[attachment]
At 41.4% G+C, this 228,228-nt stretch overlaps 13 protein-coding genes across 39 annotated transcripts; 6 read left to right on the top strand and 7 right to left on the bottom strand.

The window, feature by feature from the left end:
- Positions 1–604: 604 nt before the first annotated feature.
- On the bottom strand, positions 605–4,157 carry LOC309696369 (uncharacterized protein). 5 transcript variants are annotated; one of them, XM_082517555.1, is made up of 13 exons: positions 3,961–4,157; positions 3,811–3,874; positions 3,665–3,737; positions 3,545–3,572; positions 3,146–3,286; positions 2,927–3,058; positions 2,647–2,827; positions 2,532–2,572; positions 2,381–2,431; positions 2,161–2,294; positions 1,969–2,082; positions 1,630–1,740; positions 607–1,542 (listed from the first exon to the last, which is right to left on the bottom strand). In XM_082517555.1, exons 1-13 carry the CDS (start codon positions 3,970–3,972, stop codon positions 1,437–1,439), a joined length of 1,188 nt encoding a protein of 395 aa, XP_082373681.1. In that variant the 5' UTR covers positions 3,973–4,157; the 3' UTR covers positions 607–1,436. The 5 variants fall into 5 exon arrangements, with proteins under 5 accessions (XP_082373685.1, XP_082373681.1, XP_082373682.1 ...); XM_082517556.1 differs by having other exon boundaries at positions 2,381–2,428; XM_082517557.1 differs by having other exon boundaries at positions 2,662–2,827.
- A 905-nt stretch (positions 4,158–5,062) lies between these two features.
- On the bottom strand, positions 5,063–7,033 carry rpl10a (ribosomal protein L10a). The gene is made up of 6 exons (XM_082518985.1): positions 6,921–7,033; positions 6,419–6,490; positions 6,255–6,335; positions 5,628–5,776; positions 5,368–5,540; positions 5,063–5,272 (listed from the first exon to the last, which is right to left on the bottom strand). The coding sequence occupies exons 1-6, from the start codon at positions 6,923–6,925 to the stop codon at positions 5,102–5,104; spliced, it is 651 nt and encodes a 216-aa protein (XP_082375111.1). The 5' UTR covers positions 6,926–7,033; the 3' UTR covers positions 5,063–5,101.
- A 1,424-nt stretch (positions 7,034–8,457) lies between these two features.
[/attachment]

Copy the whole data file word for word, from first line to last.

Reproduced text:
At 41.4% G+C, this 228,228-nt stretch overlaps 13 protein-coding genes across 39 annotated transcripts; 6 read left to right on the top strand and 7 right to left on the bottom strand.

The window, feature by feature from the left end:
- Positions 1–604: 604 nt before the first annotated feature.
- On the bottom strand, positions 605–4,157 carry LOC309696369 (uncharacterized protein). 5 transcript variants are annotated; one of them, XM_082517555.1, is made up of 13 exons: positions 3,961–4,157; positions 3,811–3,874; positions 3,665–3,737; positions 3,545–3,572; positions 3,146–3,286; positions 2,927–3,058; positions 2,647–2,827; positions 2,532–2,572; positions 2,381–2,431; positions 2,161–2,294; positions 1,969–2,082; positions 1,630–1,740; positions 607–1,542 (listed from the first exon to the last, which is right to left on the bottom strand). In XM_082517555.1, exons 1-13 carry the CDS (start codon positions 3,970–3,972, stop codon positions 1,437–1,439), a joined length of 1,188 nt encoding a protein of 395 aa, XP_082373681.1. In that variant the 5' UTR covers positions 3,973–4,157; the 3' UTR covers positions 607–1,436. The 5 variants fall into 5 exon arrangements, with proteins under 5 accessions (XP_082373685.1, XP_082373681.1, XP_082373682.1 ...); XM_082517556.1 differs by having other exon boundaries at positions 2,381–2,428; XM_082517557.1 differs by having other exon boundaries at positions 2,662–2,827.
- A 905-nt stretch (positions 4,158–5,062) lies between these two features.
- On the bottom strand, positions 5,063–7,033 carry rpl10a (ribosomal protein L10a). The gene is made up of 6 exons (XM_082518985.1): positions 6,921–7,033; positions 6,419–6,490; positions 6,255–6,335; positions 5,628–5,776; positions 5,368–5,540; positions 5,063–5,272 (listed from the first exon to the last, which is right to left on the bottom strand). The coding sequence occupies exons 1-6, from the start codon at positions 6,923–6,925 to the stop codon at positions 5,102–5,104; spliced, it is 651 nt and encodes a 216-aa protein (XP_082375111.1). The 5' UTR covers positions 6,926–7,033; the 3' UTR covers positions 5,063–5,101.
- A 1,424-nt stretch (positions 7,034–8,457) lies between these two features.